The good news about CME is starting to flow. Two recent studies validated the fact that CME is substantially free of bias, whether or not the education is developed with a grant from a pharmaceutical company, funds from a hospital's grand-rounds budget, or other financial support.

At the end of the day, developing high-quality CME requires funding resources. When we abide by our updated rules, accreditation criteria, and regulatory guidance, the source of the funding doesn't get in the way of developing excellent, evidence-based education.

Now we have more good news from a former foe of grant-funded CME: the American Medical Association. In years past, the AMA Council on Ethical and Judicial Affairs printed reports that confused certified CME with “industry marketing and promotional activities” and “paid attendance at meetings.”

While the 2010 AMA CEJA report continues to confuse CME with other activities and to erroneously footnote articles that do not address CME, the AMA Taskforce on CME Provider/Industry Collaboration is now focused on the facts. In April, the Task Force produced a “Get the Facts” campaign that sets the record straight with a toolkit and series of fact sheets.

The four AMA CME Fact Sheets address the following:

  • CME: Providing valid and independent evidence for clinical decisions

  • Addressing conflict of interest through disclosure and resolution

  • Commercial support of CME and compliance with guidelines

  • Appropriate discussion of off-label drug use within CME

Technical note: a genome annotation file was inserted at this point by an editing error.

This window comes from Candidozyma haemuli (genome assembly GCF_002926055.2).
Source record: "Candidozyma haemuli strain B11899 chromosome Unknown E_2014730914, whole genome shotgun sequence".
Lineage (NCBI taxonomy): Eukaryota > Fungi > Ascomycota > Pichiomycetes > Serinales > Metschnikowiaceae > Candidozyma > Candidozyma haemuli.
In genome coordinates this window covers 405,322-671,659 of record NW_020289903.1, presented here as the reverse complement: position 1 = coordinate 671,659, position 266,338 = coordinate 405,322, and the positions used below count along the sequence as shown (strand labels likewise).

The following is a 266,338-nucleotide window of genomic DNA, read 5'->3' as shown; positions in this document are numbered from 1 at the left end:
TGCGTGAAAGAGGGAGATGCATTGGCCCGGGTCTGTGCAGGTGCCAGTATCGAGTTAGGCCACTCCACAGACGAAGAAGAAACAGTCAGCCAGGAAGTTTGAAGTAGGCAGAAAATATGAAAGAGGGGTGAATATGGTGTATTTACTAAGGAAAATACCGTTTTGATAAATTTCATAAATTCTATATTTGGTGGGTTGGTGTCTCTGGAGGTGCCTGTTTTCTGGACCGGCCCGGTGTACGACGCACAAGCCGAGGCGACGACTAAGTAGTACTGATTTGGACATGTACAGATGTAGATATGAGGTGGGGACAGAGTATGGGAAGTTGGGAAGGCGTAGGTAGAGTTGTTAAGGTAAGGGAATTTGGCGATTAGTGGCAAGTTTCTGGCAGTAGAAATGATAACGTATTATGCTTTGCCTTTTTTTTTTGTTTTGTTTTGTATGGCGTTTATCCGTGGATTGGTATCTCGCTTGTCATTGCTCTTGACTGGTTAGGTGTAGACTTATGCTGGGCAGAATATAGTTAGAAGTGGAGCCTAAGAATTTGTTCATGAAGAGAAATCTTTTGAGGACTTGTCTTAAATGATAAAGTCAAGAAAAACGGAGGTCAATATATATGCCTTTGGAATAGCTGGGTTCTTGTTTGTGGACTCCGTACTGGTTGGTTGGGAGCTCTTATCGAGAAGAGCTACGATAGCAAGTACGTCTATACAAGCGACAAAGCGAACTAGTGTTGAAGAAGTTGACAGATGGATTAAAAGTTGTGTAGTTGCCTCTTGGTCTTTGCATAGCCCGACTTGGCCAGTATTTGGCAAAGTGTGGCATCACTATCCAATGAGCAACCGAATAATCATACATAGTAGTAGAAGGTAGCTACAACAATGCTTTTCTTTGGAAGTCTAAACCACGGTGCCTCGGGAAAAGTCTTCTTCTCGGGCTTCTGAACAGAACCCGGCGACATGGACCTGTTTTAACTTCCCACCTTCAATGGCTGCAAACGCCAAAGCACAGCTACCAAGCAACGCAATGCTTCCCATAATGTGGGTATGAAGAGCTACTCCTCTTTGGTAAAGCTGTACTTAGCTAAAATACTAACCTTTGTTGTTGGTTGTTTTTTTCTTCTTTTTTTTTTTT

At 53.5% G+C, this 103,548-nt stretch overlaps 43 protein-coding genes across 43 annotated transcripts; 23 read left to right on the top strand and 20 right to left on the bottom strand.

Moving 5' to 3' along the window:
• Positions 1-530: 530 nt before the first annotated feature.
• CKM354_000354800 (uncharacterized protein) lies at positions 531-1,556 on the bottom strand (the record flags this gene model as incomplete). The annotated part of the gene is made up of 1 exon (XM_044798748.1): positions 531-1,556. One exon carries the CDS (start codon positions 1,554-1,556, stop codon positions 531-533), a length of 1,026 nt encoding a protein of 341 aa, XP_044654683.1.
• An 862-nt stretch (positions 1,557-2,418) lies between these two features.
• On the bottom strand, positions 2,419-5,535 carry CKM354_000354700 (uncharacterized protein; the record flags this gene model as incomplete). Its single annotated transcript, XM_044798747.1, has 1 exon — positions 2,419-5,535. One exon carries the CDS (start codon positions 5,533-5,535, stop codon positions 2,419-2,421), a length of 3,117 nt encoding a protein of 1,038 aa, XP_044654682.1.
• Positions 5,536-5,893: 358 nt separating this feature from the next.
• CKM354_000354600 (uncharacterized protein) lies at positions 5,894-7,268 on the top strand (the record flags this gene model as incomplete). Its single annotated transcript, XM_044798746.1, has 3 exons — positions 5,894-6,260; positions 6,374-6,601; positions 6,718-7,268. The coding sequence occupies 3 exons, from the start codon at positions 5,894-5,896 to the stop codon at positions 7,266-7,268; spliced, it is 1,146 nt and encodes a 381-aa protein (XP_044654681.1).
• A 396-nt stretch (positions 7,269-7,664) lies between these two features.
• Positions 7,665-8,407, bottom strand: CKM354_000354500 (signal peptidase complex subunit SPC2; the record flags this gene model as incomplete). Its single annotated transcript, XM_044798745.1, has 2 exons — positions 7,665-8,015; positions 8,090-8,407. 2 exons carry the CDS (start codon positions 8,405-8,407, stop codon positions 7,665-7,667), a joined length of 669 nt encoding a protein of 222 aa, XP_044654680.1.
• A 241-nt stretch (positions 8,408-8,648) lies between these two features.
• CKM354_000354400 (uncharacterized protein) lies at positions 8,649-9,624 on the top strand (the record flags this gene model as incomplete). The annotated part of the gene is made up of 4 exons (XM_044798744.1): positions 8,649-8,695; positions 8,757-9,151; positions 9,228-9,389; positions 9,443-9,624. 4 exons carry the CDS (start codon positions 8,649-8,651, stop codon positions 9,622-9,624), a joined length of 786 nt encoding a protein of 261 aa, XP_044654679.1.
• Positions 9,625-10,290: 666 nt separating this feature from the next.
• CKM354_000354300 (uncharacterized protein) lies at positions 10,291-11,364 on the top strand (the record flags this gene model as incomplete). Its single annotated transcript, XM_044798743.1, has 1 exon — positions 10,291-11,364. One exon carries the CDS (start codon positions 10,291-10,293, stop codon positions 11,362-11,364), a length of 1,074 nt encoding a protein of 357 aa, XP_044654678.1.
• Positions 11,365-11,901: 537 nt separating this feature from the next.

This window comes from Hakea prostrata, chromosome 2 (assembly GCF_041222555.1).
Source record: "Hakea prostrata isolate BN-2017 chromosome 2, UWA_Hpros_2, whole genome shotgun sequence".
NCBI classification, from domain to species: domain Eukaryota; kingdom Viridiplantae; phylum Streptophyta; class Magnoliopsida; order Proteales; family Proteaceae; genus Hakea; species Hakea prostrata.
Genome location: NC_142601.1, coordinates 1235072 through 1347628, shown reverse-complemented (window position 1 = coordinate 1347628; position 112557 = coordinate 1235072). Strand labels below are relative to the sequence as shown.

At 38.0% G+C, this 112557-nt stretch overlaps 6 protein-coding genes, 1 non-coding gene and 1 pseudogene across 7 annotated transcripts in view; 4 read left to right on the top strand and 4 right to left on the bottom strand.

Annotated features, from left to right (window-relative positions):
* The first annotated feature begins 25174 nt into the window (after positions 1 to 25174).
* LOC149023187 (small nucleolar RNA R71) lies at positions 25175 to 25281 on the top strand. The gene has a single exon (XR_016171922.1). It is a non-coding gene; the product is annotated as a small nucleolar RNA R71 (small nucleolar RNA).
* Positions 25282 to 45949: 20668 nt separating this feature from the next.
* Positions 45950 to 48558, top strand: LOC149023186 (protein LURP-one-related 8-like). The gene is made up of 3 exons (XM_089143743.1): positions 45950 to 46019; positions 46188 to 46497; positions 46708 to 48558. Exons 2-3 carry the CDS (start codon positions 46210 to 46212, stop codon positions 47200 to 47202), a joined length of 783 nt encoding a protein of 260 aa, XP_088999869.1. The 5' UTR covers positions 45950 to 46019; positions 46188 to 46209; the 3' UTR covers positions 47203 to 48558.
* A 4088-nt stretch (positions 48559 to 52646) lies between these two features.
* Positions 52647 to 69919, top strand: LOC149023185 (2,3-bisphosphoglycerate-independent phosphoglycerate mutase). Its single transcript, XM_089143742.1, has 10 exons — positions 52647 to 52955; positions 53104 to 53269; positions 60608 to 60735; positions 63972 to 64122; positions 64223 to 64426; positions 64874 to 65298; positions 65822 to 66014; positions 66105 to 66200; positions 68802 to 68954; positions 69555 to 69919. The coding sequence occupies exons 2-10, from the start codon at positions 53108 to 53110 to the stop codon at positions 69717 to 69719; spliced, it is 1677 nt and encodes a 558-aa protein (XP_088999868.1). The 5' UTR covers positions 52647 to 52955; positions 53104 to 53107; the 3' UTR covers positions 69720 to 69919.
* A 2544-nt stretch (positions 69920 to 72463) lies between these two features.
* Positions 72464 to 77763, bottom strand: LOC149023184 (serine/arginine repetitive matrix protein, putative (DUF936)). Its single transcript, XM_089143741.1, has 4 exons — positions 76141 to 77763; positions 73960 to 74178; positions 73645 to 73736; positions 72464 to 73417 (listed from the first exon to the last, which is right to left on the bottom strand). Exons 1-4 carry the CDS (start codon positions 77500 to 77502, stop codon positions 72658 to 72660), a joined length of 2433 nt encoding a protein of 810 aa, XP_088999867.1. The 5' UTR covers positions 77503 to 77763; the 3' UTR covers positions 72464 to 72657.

In its announcement of the Get the Facts campaign, the AMA plainly stated the perception problem we face in the CME enterprise: “The media, state and federal law and policy makers as well as regulators and other ‘collective/consensus opinions’ frequently use and disseminate information that can lead to incorrect assumptions and false perceptions about CME. This has led to increased regulatory scrutiny and critical public opinion regarding CME practices.”

Certified CME has been on trial for several years. Based on the evidence, however, reasonable stakeholders have finally reached a verdict: The vast majority of CME improves knowledge, competency, and patient care.

Accredited providers and other CME developers witness the impact of educational activities first-hand. Following a recent CME case study discussion, a physician attendee was overheard saying, “That presentation just helped me save a life.” Talk about performance in practice!

Even pharmaceutical teams and other grant funders are beginning to analyze the “CME Value Proposition” within their organizations. According to a colleague at a CME consulting company, funders are aligning evidence-based CME outcomes with internal educational needs assessments and scientific platforms. The result: evidence showing that CME investments can serve the public interest while furthering healthcare business goals. Apparently, CME can be a “win-win” in the healthcare arena.

Amen to that.

Stephen M. Lewis, MA, CCMEP, is president of Littleton, Colo.-based Global Education Group. He can be reached at slewis@globaleducationgroup.com.

More of Stephen Lewis’s columns:

CEJA Report Misses the Mark

Physician Education Is Not Comparable to Legal Education